It's probably because of the strong long-standing statistical underpinnings in economics and econometrics, and overall, risk prediction. For example, look at current research with fat-tail distributions and calculations for Expected Tail Loss (ETL), etc. These studies fit Student's t, Normal, Stable, and Pareto probability distributions to data and report that e.g. the Kolmogorov or Anderson-Darling goodness-of-fit distance is less for the normal distribution, that is, the normal distribution doesn't recover the area in the tails as well as the Stable and Student's t (for varying d.f.). Next, moving into time-series analyses, there is still tremendous merit in using ARIMA, ARMA, ARCH, and GARCH-type fitting to explaining conditional means and variances, and autocorrelation. You can simply use a handful of the methods listed above and perform an incredible amount of risk prediction that has scientific merit in financial risk management.

Next, for ML, the more you delve into non-linear manifold learning (ISOMAP, Laplacian eigenmaps, etc), metaheuristics (evolutionary algorithms and evolutionary strategies such as genetic algorithms, covariance matrix self-adaptation, ant colony optimization, particle swarm optimization), neural adaptive learning (ANNs), and many other ML and AI supervised methods you are essentially getting further away from deterministic and stochastic derivative-based gradient descent and Newton-Raphson methods -- which provide parameter uncertainty.

Recently, I started using particle swarm optimization for almost everything I optimize. Sure, Newton-Raphson is faster, is more consistent, and can provide parameter uncertainty, but as I see it, to correctly model risk one needs to combine realizations from many different distributions to build up a final uncertainty distribution. For this reason, the majority of time when I am not interested in Type I and II errors, power, AIC, etc, or for that matter the standard errors of coefficients, I typically spew out point estimates, and then use these as inputs to Monte Carlo analysis.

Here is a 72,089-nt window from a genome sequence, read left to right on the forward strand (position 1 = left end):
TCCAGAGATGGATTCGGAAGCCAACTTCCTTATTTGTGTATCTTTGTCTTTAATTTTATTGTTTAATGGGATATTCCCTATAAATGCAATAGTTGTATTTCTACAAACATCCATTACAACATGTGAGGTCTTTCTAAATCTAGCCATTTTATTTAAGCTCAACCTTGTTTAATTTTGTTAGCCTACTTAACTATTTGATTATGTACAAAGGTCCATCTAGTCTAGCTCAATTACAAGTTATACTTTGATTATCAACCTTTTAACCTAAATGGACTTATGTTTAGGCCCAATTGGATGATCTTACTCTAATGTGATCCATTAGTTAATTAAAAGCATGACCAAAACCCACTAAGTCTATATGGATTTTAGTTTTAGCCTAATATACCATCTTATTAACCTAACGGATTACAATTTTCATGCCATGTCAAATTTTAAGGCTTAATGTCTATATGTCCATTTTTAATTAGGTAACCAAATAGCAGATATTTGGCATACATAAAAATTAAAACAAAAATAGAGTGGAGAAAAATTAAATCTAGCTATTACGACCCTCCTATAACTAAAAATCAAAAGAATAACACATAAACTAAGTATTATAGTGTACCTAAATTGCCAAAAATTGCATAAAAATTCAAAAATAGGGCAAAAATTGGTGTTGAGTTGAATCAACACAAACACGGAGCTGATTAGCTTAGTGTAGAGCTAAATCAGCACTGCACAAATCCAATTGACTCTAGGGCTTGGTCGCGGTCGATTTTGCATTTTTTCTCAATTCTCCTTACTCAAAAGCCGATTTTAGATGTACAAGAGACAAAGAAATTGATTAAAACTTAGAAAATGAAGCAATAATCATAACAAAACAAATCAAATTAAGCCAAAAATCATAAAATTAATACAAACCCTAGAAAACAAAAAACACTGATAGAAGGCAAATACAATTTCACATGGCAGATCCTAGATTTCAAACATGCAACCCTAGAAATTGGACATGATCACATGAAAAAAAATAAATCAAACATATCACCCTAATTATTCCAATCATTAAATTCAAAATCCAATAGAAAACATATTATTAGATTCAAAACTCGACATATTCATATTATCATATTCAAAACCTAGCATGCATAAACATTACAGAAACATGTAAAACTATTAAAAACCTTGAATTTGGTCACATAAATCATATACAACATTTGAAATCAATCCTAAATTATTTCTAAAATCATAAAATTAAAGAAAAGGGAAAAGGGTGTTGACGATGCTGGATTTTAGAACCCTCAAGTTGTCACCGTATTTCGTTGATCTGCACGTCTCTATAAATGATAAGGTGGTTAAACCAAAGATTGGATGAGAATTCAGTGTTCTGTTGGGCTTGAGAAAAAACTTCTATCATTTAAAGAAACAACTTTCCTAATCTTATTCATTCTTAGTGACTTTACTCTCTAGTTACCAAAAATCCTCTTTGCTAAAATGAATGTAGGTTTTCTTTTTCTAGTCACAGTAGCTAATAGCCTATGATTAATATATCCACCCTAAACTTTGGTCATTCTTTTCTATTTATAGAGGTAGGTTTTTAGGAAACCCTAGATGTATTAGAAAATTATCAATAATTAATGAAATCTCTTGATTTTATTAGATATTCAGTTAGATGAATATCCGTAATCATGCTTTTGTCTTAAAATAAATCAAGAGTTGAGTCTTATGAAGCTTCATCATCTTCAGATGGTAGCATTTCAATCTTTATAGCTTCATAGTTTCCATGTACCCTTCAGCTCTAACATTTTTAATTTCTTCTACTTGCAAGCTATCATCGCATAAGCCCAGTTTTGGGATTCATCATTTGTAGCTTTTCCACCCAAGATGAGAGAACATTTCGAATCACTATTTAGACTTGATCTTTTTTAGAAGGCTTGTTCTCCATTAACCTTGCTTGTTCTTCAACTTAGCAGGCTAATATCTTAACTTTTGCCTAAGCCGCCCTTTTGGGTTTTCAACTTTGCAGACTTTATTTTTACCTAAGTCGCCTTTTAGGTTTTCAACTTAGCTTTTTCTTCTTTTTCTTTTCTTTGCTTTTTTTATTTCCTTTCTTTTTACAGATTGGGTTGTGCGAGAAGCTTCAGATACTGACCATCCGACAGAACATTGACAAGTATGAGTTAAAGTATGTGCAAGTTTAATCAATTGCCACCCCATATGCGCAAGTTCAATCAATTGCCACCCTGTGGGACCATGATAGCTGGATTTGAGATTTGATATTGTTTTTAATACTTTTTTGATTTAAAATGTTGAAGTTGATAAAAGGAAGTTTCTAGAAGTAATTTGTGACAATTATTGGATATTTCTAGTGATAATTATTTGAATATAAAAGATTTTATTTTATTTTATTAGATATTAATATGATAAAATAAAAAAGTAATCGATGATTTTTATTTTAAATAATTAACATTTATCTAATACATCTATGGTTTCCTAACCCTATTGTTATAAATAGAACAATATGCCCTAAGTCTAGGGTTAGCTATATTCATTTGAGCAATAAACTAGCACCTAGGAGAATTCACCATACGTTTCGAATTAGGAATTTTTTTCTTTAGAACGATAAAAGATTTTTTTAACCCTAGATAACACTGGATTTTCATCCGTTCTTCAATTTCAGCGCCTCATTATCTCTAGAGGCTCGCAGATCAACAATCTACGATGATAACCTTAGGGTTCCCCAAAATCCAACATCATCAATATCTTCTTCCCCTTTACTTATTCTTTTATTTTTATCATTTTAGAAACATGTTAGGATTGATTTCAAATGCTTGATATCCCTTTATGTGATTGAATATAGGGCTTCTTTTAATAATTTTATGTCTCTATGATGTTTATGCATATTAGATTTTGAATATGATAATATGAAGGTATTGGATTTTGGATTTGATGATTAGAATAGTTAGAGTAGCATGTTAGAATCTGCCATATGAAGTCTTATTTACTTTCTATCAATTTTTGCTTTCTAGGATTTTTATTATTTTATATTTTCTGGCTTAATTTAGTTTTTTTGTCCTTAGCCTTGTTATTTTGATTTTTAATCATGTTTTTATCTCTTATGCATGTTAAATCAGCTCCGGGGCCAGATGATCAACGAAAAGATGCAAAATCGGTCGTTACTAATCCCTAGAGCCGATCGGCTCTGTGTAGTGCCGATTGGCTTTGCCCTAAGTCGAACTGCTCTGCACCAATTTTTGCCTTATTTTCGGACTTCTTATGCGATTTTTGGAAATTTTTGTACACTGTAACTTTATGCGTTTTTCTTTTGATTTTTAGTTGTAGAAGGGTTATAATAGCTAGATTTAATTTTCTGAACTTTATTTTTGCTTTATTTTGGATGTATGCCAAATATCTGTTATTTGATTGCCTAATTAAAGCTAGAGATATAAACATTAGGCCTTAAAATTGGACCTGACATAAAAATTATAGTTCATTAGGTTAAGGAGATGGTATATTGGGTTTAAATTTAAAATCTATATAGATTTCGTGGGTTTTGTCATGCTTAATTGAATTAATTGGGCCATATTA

Regarding random forests (RF), it is one of the best unsupervised and supervised classifiers out there. RF simultaneously combines bootstrapping of the training samples and random feature selection to train each tree. Unknown test objects not in the bootstrapped training sample (called out-of-bag, OOB) are then "dropped" down each trained tree. Feature importance is then determine by comparing classification accuracy between permuted and unpermuted values of feature $j$ for all objects in the OOB via dropping them down the same trained tree. Breiman suggested using at least 5000 trees ("don't be stingy") and in fact his main ML paper on RF used 50,000 trees per run.

Artificial neural networks (ANNs) have been shown to be a universal approximator, however, they become quite expensive when compared with Newton-Raphson, providing you know the objective function your are fitting (optimizing). If you don't know the objective equation, then an ANN can be tremendously beneficial. Like I have said to other colleagues, in these cases, "the ANN is the equation." For this latter framework, where the ANN is the equation, if you draw random quantiles from distributions for various risk factors, and clamp each set of quantiles to the input nodes of the ANN, train using CV, the utility of an ANN combined with Monte Carlo will be immense.

Since it takes a decade or more to learn ML and AI at a level where you can tackle most any problem, there would be no expectation that someone with an extensive QF background would be able to pick it up quickly, and no expectation that the results would be better. ML and AI are best implemented for near NP-hard problems such as timetabling, shift and airline scheduling, and logistics, where there is not a closed form analytic solution (equation) that describes your model.